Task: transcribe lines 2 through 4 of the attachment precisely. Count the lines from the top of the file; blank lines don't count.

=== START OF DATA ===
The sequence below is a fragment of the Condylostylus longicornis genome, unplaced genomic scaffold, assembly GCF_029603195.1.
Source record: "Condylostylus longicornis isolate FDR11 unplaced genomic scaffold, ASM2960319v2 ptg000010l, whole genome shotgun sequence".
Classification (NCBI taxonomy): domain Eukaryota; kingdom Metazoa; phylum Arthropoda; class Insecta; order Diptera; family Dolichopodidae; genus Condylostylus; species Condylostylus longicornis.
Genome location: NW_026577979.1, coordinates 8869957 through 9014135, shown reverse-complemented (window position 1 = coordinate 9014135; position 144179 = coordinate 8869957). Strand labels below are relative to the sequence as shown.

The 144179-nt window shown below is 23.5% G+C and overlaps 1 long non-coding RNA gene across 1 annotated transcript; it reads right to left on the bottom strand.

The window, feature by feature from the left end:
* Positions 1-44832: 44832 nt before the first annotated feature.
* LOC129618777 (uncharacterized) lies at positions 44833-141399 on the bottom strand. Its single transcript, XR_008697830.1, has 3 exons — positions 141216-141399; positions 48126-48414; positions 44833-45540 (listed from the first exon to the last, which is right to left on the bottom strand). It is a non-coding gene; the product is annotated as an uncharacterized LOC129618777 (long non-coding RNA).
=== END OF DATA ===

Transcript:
Source record: "Condylostylus longicornis isolate FDR11 unplaced genomic scaffold, ASM2960319v2 ptg000010l, whole genome shotgun sequence".
Classification (NCBI taxonomy): domain Eukaryota; kingdom Metazoa; phylum Arthropoda; class Insecta; order Diptera; family Dolichopodidae; genus Condylostylus; species Condylostylus longicornis.
Genome location: NW_026577979.1, coordinates 8869957 through 9014135, shown reverse-complemented (window position 1 = coordinate 9014135; position 144179 = coordinate 8869957). Strand labels below are relative to the sequence as shown.